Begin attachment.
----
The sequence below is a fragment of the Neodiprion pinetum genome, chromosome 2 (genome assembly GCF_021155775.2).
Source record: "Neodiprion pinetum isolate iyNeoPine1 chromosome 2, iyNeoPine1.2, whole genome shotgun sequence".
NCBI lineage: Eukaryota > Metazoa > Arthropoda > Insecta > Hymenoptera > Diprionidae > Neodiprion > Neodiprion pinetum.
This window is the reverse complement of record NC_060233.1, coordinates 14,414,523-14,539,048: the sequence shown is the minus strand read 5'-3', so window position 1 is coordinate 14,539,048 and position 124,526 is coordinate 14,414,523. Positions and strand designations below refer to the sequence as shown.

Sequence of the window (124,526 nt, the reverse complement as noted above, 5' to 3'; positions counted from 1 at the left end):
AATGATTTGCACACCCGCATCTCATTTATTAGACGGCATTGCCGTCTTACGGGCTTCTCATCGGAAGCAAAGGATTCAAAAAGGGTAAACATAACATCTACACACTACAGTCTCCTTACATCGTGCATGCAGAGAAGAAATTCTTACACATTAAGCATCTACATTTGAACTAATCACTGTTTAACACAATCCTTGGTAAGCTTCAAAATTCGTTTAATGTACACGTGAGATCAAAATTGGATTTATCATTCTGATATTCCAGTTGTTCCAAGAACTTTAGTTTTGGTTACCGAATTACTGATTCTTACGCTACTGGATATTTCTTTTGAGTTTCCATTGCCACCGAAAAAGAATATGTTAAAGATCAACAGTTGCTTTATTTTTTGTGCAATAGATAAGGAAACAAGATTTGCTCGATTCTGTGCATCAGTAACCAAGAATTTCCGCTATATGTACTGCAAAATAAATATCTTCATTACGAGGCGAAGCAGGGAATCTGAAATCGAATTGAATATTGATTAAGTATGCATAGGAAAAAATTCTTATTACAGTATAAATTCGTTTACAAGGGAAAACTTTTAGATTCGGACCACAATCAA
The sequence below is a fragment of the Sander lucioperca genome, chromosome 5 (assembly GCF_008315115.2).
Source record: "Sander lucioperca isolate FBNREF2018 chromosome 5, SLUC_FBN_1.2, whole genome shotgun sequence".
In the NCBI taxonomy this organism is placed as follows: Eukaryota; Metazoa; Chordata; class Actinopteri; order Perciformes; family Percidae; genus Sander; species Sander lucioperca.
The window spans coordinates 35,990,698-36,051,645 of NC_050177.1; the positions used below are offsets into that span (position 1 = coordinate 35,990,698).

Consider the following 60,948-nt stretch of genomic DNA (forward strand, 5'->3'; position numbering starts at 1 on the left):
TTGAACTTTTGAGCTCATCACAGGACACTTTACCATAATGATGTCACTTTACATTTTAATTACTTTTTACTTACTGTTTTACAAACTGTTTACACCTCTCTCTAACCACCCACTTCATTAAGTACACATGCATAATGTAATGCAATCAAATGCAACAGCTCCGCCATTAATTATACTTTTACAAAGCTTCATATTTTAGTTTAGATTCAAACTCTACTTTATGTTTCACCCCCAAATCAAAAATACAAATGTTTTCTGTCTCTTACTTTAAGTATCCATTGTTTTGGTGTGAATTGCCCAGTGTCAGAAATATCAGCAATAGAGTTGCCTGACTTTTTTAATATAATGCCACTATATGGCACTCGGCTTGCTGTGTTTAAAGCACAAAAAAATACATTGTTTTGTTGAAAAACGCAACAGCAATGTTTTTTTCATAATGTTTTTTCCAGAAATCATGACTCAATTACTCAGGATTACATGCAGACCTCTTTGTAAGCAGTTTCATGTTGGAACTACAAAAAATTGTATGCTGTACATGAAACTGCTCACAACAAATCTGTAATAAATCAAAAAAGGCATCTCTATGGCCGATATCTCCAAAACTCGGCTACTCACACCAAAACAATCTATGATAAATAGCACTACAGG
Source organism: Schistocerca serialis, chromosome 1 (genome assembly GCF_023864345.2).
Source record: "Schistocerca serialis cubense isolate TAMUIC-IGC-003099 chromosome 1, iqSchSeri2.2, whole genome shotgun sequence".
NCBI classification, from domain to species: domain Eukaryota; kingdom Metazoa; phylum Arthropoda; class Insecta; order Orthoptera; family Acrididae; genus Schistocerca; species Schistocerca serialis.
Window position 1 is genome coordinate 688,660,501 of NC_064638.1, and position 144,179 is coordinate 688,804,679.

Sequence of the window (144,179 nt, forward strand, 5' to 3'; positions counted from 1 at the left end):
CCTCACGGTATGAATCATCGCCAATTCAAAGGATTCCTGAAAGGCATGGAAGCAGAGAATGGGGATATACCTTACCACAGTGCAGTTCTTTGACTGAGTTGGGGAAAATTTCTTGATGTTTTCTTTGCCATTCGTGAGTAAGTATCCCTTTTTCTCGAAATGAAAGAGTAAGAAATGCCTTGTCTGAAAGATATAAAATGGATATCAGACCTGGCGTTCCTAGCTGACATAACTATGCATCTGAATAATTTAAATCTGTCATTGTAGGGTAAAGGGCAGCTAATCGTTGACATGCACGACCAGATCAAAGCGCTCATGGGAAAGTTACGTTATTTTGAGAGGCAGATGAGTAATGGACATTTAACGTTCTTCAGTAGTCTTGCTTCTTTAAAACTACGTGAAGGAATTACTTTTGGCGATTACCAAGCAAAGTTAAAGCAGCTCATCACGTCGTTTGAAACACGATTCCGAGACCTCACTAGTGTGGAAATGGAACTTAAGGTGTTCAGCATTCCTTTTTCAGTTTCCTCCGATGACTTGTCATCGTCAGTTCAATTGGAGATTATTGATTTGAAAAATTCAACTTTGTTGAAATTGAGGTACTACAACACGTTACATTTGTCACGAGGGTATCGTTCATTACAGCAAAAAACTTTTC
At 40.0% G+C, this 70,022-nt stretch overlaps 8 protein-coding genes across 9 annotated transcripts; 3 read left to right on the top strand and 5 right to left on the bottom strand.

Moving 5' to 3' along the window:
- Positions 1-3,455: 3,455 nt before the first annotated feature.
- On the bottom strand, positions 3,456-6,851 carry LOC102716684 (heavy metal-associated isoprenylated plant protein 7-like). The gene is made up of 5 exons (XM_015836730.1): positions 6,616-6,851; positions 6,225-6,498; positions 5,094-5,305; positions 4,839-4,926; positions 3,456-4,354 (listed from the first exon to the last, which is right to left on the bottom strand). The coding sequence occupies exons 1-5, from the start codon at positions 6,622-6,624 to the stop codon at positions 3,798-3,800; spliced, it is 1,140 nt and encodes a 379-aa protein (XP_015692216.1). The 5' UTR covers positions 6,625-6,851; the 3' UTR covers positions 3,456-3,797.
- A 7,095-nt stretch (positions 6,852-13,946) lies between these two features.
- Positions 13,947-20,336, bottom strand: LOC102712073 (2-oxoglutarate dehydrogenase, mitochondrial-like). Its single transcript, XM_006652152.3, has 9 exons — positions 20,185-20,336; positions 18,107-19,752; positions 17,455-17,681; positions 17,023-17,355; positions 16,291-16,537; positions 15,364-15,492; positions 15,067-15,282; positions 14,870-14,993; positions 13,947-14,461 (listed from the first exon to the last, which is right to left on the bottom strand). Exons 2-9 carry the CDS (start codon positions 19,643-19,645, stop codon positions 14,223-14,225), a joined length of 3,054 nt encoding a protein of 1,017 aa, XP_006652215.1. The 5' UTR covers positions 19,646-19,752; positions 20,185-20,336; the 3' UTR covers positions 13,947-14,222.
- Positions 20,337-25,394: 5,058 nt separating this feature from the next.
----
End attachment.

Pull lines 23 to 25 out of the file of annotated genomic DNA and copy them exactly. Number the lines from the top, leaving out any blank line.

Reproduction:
- A 7,095-nt stretch (positions 6,852-13,946) lies between these two features.
- Positions 13,947-20,336, bottom strand: LOC102712073 (2-oxoglutarate dehydrogenase, mitochondrial-like). Its single transcript, XM_006652152.3, has 9 exons — positions 20,185-20,336; positions 18,107-19,752; positions 17,455-17,681; positions 17,023-17,355; positions 16,291-16,537; positions 15,364-15,492; positions 15,067-15,282; positions 14,870-14,993; positions 13,947-14,461 (listed from the first exon to the last, which is right to left on the bottom strand). Exons 2-9 carry the CDS (start codon positions 19,643-19,645, stop codon positions 14,223-14,225), a joined length of 3,054 nt encoding a protein of 1,017 aa, XP_006652215.1. The 5' UTR covers positions 19,646-19,752; positions 20,185-20,336; the 3' UTR covers positions 13,947-14,222.
- Positions 20,337-25,394: 5,058 nt separating this feature from the next.